The times they are a’ changing, and fast.

It was just eight years ago that Colorado and Washington state legalized pakalolo for personal use and sales. I still recall how astonished I was during a visit to Colorado Springs a few years back when an old friend produced a bong and proceeded to share it with his grown daughter and her boyfriend as if sipping a digestif. Talk about a Rocky Mountain high.

The times they are a-changing’, and fast.

One other big pot-related issue is also on the ballot Tuesday, one that could upend national laws.

In September, the U.S. House was expected to vote to decriminalize marijuana, but the vote was postponed in large part because of continuing debate over another coronavirus relief package. The House is certain to stay in the hands of Democrats, however, while it is possible as of this writing that the Senate and White House will fall to the same party.

If that happens, the Marijuana Opportunity Reinvestment and Expungement Act of 2019 — as it is called — may be given new life. The MORE Act, among other things, would remove marijuana from the list of scheduled substances under the Controlled Substances Act and eliminate criminal penalties for manufacturing, distributing or possessing marijuana.

Sen. Kamala Harris of California, Joe Biden’s running mate, is the lead sponsor of the bill in the Senate. Hawaii Rep. Tulsi Gabbard co-introduced the House version.

“Millions of Americans have fallen victim to the failed War on Drugs, tearing families apart, disproportionately harming minority communities, and overcrowding an already strained prison system,” Gabbard said in a press release last year announcing the bill. “Marijuana use is a personal choice and should not be a criminal act.”

I agree. Should it help people relax a little, cheer up and sleep soundly, all the more power to the MORE Act.

Win or lose, this country is in need of some serous healing — with or without masks.

Read this next:

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About the Author

Chad Blair

Chad Blair is the politics and opinion editor for Civil Beat. You can reach him by email at or follow him on Twitter at @chadblairCB.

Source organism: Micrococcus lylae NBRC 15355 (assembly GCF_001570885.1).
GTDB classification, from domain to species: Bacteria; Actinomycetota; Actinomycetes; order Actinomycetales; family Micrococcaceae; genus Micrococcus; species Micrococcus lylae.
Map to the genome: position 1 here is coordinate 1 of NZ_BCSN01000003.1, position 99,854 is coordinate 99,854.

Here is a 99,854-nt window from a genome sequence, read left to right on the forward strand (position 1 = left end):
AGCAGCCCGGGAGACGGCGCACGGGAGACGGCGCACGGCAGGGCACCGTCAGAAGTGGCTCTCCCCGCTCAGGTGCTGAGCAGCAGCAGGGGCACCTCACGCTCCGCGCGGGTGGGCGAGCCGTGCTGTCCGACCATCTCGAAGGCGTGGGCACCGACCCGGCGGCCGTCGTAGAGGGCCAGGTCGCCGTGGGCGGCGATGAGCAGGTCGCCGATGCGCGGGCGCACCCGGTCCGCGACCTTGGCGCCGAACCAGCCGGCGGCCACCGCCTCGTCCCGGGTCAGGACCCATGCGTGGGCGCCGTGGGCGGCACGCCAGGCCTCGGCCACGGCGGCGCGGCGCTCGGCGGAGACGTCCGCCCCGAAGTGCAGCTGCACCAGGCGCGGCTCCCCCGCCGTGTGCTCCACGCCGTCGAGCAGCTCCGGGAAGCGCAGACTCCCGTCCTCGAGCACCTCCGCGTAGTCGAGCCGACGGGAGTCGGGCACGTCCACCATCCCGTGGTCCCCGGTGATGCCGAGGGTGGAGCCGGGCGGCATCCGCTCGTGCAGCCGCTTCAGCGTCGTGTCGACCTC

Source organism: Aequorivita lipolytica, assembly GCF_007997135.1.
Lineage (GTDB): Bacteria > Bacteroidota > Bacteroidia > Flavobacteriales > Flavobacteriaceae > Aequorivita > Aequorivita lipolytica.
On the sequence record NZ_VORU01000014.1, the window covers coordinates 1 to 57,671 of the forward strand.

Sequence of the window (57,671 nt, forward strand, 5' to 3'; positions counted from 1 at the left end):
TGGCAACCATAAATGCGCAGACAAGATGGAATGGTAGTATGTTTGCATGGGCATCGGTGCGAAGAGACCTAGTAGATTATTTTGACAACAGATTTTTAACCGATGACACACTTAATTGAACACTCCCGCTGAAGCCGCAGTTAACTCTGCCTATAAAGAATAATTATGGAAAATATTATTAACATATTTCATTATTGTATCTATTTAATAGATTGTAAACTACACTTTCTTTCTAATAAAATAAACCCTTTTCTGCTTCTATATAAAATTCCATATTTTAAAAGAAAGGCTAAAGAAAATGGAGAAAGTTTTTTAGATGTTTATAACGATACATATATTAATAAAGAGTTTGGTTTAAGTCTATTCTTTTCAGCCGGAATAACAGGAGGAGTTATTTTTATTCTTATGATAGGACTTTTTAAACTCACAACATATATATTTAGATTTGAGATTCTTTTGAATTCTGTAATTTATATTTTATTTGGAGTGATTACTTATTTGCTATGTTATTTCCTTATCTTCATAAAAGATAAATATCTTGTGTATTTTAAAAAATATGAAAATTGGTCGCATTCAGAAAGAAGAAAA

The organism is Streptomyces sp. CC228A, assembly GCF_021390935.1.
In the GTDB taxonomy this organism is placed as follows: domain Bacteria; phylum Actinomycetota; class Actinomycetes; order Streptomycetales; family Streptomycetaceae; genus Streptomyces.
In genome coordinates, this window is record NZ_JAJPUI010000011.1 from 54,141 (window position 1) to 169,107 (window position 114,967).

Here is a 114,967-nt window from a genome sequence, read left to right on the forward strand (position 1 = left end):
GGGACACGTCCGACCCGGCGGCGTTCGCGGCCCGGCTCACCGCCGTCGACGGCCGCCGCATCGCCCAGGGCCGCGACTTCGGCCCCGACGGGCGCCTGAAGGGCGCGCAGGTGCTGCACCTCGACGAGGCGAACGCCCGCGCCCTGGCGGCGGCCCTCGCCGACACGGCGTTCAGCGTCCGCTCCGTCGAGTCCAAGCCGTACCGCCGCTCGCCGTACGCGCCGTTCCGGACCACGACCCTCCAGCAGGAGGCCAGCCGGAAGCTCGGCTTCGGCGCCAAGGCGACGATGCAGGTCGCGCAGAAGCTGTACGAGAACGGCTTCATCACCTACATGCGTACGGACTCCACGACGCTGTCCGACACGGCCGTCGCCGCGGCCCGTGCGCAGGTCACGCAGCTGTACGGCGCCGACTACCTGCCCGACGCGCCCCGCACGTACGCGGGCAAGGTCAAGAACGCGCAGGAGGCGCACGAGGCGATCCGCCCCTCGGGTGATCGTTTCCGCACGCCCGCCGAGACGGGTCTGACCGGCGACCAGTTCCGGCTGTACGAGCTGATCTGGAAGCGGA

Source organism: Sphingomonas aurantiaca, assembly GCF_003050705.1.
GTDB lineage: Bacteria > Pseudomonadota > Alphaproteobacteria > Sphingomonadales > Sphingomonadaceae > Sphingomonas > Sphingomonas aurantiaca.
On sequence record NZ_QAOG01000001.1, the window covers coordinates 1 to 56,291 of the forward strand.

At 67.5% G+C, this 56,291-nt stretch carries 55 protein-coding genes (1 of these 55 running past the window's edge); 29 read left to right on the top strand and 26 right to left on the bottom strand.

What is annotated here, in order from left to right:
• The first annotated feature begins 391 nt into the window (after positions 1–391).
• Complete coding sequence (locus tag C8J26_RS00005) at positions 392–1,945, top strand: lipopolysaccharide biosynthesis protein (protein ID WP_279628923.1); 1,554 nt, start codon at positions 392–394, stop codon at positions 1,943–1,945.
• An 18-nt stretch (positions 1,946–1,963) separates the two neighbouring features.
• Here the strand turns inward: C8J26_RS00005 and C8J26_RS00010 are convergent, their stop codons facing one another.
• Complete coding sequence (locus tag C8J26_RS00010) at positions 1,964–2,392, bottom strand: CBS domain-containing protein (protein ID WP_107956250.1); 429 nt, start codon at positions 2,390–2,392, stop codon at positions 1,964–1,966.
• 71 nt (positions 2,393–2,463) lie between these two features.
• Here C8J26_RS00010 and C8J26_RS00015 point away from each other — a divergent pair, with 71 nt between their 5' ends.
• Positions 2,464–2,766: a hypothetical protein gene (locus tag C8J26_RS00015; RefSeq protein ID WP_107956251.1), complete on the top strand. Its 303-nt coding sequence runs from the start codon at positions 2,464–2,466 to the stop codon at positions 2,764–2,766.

Latest Comments (0)

"If the realities of differences of opinion drive you to drugs then you are not capable of surviving the simplest of things, daily life."Yep, couldn't quote it all @anopenmind - but great commentary.Here are a few things I've learned about Oregon. The political dominance of the highly populated, far-left urban areas centered around Portland and Eugene is real.  The more rural moderate/conservative folks do not have enough population to make a large enough impact.  TV ads for the pro drugs and 'social welfare' measures were crafted to appeal to the hypersensitized emotions of the already left-leaning.  The few counter arguments available to review were buried deep in the voter pamphlets for those who wanted to make the effort to understand both sides.  I don't think Hawaii will follow a path that is any different.  I was looking at the vote count and the blue skew is still worse than Oregon's.  And it won't get any better what with the wealthy leftist newcomers able to afford 'living Hawaii' replacing middle/working class kamaaina.

pueobeach · 2 years ago

Why are not the politicians of this state pushing to make it recreational for all? It's ridiculous that you can still get a ticket for recreational use. Of course you don't allow it to be sold to children or around schools, but you can tax it greatly & grow it here easily.Seems to me to be a win-win for everyone. I do hope that they passed this upcoming bill, because the majority of Americans support it.

Scotty_Poppins · 2 years ago

Not for me! Can barely handle life sober -- don't even wanna try while high.  

Hilobaymoon · 2 years ago